After spending a week in Mallorca earlier this year, I was curious about Tenerife from a cycling perspective. Pro riders from Team Sky and our own Dutch hero’s Kelderman and Kruijswijk seem to enjoy the island and the weather (almost no seasonal influence) so I booked myself a nice apartment in the small fishers village El Medano in the southern part of the island. Had two great flights (via Madrid) with Air Europa in business class and after picking up my rental car at the Tenerife North Airport it was an easy 45 minute drive to the southern part of the island via the TF1 highway. Clearly this highway was not suitable for cyclists and I got to learn that later on during the week again…
After a few jokes with my coworkers about the crazy idea of spending 200km on a mountainbike during a day in December with unpredictable (probably bad!) weather, I competed in a competition to make chance on one of the last 10 entries into the race. Last week I got an e-mail from the organisers: “you’re in and have to prepare for at least 14 hours of cycling in unpredictable conditions!” Challenge accepted 🙂 There are 400 participants, I have set the goal of finishing within the top 50!
The Drenthe 200 is an ultra marathon for mountainbike, fatbike or cyclecross bike. And yes, you will experience 200 ultra-tough, but very beautiful kilometers running underneath your wheels.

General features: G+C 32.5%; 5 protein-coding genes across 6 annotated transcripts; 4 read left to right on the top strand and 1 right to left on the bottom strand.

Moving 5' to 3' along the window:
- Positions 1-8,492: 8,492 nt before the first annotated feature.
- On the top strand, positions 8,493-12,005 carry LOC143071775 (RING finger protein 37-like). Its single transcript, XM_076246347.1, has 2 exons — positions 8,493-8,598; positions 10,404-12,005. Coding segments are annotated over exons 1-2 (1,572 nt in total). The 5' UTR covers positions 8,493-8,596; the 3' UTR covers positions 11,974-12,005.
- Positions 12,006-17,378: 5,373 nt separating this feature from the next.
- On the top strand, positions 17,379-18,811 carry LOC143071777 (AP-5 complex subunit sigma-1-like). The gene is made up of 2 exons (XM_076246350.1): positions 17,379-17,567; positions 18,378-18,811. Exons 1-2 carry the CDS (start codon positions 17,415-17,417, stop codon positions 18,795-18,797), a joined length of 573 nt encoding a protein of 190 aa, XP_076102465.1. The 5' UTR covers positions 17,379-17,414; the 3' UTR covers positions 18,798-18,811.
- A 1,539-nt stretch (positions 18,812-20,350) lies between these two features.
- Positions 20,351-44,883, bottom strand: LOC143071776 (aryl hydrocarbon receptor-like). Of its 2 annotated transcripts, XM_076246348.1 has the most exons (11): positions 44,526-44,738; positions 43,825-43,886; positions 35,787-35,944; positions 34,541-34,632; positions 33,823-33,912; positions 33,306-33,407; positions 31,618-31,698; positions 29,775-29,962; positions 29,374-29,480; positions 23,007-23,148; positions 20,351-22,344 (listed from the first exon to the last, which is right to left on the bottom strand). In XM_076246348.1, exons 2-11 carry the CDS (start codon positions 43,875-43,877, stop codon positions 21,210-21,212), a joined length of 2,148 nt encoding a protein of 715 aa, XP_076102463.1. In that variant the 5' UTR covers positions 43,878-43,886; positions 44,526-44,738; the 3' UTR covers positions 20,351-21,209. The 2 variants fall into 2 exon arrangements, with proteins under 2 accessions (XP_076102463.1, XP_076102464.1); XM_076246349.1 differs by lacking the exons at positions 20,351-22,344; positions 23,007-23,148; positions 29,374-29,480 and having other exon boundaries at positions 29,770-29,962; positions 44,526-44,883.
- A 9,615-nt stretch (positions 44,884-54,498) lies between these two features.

So the first thing I had to take care of was getting a new mountainbike so this weekend I went to the Giant store in Utrecht and came home with this beauty: a Giant XTC Advanced 29er
Sometimes life gets a bit boring and you need a decent challenge to take everything out of it. After having some great experiences last summer, making solo trips of 250km and more I decided to take the next step. As a former 300m sprint specialist I could never imagine I would like hours after hours on my bike, but I did!
The Transcontinental Race 2016 #TCRNO4
At the end of July 2016 I’ll compete in a race across Europe*: starting in Belgium and finishing in Turkey. This results in around 3900-4000 kilometers of Europe’s finest asphalt, combined with around 60.000 meters of climbing. Like in the old days of the Tour de France: one stage and the clock never stops, riders are averaging 400+ km’s / day, no support vehicles, no support teams, no rules. Just 4 checkpoints in between. People that know me, know I’m fit for it psychologically so the biggest challenge will be getting my body in shape during the next 9 months.
More information about past three editions can be found at Transcontinental.cc
On this blog I’ll share all the challenges I will face during route planning, dieting, training, equipment choices, what to pack and which legal issues I have to take care of during my journey. Follow me via Twitter @jbobbink or add me on Facebook
*Only 250 people of approximately 350 people will be able to actually contest. If I’m not assigned to one of the 250 spots on the roster, I’ll be racing across the United States, West to East coast.